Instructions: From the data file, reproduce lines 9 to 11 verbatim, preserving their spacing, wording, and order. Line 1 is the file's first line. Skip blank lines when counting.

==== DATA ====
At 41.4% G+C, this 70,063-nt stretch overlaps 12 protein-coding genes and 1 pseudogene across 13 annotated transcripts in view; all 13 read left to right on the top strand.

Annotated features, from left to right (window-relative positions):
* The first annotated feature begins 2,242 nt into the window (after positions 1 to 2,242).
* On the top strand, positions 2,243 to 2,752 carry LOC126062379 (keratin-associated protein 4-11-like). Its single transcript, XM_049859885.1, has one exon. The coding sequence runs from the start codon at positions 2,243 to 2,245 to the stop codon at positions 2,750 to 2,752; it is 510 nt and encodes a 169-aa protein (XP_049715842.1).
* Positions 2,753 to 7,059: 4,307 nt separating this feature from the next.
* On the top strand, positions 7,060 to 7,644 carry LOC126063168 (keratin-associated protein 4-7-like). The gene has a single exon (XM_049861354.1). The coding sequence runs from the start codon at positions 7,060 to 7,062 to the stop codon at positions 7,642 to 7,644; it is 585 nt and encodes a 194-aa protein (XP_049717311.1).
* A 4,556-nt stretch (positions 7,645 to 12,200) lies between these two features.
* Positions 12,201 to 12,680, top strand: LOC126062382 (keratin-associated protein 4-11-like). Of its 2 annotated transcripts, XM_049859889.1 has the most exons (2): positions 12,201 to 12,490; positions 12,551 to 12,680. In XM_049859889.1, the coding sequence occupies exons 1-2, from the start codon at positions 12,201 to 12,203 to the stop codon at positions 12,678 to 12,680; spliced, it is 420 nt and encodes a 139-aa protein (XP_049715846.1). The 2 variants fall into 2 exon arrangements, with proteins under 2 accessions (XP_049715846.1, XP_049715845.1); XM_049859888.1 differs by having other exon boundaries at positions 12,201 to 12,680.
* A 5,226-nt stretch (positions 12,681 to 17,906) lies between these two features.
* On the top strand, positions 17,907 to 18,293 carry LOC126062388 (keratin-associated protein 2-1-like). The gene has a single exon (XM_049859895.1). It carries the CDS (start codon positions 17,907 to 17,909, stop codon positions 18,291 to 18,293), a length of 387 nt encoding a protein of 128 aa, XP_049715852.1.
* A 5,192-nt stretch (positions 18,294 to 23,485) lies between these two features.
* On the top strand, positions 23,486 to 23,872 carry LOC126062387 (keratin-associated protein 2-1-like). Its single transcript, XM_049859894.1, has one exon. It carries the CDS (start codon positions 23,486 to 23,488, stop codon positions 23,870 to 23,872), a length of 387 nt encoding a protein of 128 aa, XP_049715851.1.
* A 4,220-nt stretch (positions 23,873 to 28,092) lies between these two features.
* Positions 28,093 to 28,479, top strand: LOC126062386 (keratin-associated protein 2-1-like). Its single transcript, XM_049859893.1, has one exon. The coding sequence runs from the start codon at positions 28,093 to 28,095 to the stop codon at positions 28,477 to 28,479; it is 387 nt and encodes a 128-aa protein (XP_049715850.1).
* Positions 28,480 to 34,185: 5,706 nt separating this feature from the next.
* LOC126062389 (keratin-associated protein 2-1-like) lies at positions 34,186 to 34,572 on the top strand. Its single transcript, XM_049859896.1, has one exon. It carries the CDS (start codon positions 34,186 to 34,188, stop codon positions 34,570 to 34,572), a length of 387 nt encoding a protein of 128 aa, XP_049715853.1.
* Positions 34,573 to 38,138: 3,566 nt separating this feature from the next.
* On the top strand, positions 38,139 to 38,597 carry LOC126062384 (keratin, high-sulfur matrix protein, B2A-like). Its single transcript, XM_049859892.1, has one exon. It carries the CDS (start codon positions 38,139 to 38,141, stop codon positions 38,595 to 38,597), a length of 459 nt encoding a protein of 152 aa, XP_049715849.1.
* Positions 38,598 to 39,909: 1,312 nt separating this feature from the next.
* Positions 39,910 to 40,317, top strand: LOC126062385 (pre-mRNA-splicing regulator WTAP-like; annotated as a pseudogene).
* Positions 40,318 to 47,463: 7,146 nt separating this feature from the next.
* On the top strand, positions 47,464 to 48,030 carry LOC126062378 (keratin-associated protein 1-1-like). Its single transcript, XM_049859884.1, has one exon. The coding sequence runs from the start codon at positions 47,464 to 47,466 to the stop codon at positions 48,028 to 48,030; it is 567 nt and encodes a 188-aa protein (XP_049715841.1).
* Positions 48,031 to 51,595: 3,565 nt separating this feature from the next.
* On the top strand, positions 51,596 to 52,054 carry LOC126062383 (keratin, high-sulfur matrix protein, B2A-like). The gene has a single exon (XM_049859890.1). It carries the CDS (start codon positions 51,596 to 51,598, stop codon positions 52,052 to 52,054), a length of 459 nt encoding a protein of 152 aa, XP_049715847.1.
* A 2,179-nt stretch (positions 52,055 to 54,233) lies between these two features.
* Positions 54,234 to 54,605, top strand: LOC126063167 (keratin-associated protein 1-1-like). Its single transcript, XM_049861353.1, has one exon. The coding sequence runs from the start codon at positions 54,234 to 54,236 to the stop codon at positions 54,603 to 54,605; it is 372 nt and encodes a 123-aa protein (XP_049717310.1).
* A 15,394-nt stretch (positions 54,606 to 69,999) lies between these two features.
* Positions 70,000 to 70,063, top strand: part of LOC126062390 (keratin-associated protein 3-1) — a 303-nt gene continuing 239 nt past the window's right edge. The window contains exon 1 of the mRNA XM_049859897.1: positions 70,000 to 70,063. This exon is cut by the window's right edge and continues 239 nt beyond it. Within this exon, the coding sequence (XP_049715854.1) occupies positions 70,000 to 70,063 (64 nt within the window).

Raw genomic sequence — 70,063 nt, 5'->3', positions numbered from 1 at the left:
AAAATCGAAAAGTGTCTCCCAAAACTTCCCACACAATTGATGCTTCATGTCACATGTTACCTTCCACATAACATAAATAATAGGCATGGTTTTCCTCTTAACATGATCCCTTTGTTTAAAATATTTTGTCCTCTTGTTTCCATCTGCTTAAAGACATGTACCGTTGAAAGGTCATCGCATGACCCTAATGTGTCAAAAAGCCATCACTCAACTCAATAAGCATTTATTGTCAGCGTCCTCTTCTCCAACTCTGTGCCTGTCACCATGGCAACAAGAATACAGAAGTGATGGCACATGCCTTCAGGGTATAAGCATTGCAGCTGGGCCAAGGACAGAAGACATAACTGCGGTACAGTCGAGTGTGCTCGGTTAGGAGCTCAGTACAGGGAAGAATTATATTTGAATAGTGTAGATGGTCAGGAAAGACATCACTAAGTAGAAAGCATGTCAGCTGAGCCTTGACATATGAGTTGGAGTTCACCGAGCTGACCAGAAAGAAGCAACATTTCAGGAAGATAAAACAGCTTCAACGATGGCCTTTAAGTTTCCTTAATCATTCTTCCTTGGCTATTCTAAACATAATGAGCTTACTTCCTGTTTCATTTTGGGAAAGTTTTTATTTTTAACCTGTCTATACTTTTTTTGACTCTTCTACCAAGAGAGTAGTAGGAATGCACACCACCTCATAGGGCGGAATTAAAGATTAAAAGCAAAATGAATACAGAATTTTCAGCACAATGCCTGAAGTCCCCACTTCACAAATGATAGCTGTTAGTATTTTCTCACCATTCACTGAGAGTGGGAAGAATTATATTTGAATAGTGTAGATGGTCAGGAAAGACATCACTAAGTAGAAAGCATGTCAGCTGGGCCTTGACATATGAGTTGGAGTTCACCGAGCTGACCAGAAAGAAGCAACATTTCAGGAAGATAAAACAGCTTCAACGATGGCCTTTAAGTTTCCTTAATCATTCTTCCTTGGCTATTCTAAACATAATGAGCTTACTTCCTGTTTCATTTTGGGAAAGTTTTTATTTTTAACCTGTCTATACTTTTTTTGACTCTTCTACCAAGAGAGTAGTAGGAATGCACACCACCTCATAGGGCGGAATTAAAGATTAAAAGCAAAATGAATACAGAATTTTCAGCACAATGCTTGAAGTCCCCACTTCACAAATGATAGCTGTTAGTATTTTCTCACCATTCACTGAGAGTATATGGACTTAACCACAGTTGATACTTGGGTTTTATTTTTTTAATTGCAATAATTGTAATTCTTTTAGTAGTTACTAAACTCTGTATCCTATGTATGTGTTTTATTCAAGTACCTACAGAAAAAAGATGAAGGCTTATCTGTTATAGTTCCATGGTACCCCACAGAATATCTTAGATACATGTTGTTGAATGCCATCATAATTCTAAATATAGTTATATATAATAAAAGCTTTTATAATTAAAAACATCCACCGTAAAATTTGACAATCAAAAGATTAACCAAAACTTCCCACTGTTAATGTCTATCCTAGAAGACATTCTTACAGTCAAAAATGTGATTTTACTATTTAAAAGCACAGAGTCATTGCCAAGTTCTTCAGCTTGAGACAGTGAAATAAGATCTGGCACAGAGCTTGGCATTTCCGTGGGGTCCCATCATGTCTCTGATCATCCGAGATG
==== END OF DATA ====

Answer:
* A 5,226-nt stretch (positions 12,681 to 17,906) lies between these two features.
* On the top strand, positions 17,907 to 18,293 carry LOC126062388 (keratin-associated protein 2-1-like). The gene has a single exon (XM_049859895.1). It carries the CDS (start codon positions 17,907 to 17,909, stop codon positions 18,291 to 18,293), a length of 387 nt encoding a protein of 128 aa, XP_049715852.1.
* A 5,192-nt stretch (positions 18,294 to 23,485) lies between these two features.